Activities include a featured book, a poster competition where students research famous African-Americans and a celebration of Historically Black Colleges and Universities week.
“I think it’s an important celebration that students and staff will enjoy but also will learn from and feel a part of,” said Jeff Nash, spokesperson for Chapel Hill-Carrboro City Schools.
Courtney Sears, a second grade teacher at Ephesus, said the entire school will read a featured book — “Whoosh! Lonnie Johnson’s Super-Soaking Stream of Inventions” by Chris Barton.
“It highlights the gentleman who invented the super soaker water gun — his name is Lonnie Johnson,” said Ephesus Elementary Assistant Principal Danielle Sutton. “It’s a book about the process he used to create his invention and how it became a national phenomenon.”
Sears said Ephesus Elementary focuses on the STEAM fields — science, technology, engineering, the arts and mathematics — and the chosen book specifically shows an African-American in the STEAM fields.
This year’s theme is ‘STrEAM of Black History Month’ — a play on water guns, Sutton said.
“The book talks a lot about perseverance and believing in yourself, so we felt like he was a good role model for the kids and tied it to the work we do to encourage kids in the areas of STEAM,” Sears said.
After all of the classes have a chance to read the book, the art teacher will then do a project with the children on designing a book cover about themselves and what they would invent, Sears said.
“We also will have the African-American read-in, and it’s actually a national initiative,” Sutton said. “We gather texts written, illustrated by and featuring characters of color, and then we invite community members to come in and sign up for slots to read to classes.”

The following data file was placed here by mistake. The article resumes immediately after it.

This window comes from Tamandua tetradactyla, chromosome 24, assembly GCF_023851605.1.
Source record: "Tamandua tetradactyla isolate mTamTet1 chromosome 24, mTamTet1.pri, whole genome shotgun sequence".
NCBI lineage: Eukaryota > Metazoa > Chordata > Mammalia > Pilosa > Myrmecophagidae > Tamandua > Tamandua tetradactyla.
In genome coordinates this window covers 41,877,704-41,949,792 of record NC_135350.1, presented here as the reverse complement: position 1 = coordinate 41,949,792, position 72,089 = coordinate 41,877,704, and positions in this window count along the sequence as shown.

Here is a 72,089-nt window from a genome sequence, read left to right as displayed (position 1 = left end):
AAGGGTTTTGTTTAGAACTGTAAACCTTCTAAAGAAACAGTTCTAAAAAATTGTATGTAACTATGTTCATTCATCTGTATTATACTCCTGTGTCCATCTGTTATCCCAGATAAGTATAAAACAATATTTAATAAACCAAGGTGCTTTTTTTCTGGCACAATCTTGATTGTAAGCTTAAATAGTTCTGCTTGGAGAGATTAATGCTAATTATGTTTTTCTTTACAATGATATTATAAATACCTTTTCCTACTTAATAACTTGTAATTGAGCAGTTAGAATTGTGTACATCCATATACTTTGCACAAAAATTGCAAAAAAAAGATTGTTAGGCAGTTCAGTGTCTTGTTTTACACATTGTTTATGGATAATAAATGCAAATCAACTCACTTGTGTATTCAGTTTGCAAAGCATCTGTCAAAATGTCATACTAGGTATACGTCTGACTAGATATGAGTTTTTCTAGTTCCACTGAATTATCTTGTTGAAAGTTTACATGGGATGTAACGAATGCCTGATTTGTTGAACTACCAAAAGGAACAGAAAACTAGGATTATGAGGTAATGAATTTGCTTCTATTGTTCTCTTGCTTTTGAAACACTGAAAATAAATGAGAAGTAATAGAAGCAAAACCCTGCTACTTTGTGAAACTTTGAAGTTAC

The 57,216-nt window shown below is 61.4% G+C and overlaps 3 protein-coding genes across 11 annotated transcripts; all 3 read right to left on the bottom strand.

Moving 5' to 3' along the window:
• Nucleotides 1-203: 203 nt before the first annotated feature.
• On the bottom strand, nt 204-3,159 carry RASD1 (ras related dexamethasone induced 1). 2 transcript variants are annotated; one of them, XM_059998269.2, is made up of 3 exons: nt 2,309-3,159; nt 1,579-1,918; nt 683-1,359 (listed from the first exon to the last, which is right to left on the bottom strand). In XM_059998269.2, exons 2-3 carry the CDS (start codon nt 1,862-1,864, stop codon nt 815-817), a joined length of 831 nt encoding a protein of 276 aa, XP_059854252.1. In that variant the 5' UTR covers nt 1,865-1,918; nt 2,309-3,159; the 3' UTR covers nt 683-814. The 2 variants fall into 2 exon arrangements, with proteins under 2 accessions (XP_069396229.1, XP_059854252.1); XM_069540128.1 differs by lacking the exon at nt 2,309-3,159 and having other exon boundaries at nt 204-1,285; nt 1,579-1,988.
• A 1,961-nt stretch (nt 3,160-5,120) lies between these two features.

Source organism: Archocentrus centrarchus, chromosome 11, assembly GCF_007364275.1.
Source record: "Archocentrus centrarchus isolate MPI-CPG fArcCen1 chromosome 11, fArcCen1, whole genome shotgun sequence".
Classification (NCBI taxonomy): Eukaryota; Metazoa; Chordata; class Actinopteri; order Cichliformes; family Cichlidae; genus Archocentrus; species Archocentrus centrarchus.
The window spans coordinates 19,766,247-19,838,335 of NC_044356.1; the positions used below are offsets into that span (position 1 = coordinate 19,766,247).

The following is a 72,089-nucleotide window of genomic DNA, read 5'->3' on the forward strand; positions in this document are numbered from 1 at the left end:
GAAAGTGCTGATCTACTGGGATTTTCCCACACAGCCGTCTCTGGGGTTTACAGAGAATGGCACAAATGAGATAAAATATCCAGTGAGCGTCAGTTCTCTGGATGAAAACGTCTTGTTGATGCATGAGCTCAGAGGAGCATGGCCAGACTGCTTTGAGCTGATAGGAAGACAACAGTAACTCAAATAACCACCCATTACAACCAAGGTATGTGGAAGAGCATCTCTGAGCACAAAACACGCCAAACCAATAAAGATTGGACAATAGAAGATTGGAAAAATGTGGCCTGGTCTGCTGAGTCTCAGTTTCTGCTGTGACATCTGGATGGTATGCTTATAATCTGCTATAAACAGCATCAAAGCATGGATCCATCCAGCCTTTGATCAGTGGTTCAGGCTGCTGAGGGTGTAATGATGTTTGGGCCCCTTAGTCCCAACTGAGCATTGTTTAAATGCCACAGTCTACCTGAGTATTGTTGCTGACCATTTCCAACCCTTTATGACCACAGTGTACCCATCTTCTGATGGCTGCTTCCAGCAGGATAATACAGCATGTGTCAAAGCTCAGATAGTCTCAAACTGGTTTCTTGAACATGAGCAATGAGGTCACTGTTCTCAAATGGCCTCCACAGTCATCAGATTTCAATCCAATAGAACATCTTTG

Sutton said past readers have included firefighters, police and the mayor.
Every Monday morning there will also be a message dedicated to local African-Americans who contribute to the STEAM fields, Sutton said.
“Some of the people that we are highlighting this year are Philip Freelon — he’s the architect who created the design for the (National Museum of African American History and Culture) in D.C. — and Dr. Elaine Hart-Brothers, she’s a physician at Duke,” Sutton said. “We’re looking at people who are relevant but also are local and contributing to our society.”
Sutton said the school recently had a staff outing to see the film, “Hidden Figures,” which showed why it’s important to highlight the accomplishments of African-Americans.
“It was a great experience for so many different reasons, but I think the whole purpose of the movie — even the title ‘Hidden Figures’ — is that there are so many contributions that black Americans make every day, every month, every year to American history, and it is often overlooked,” Sutton said.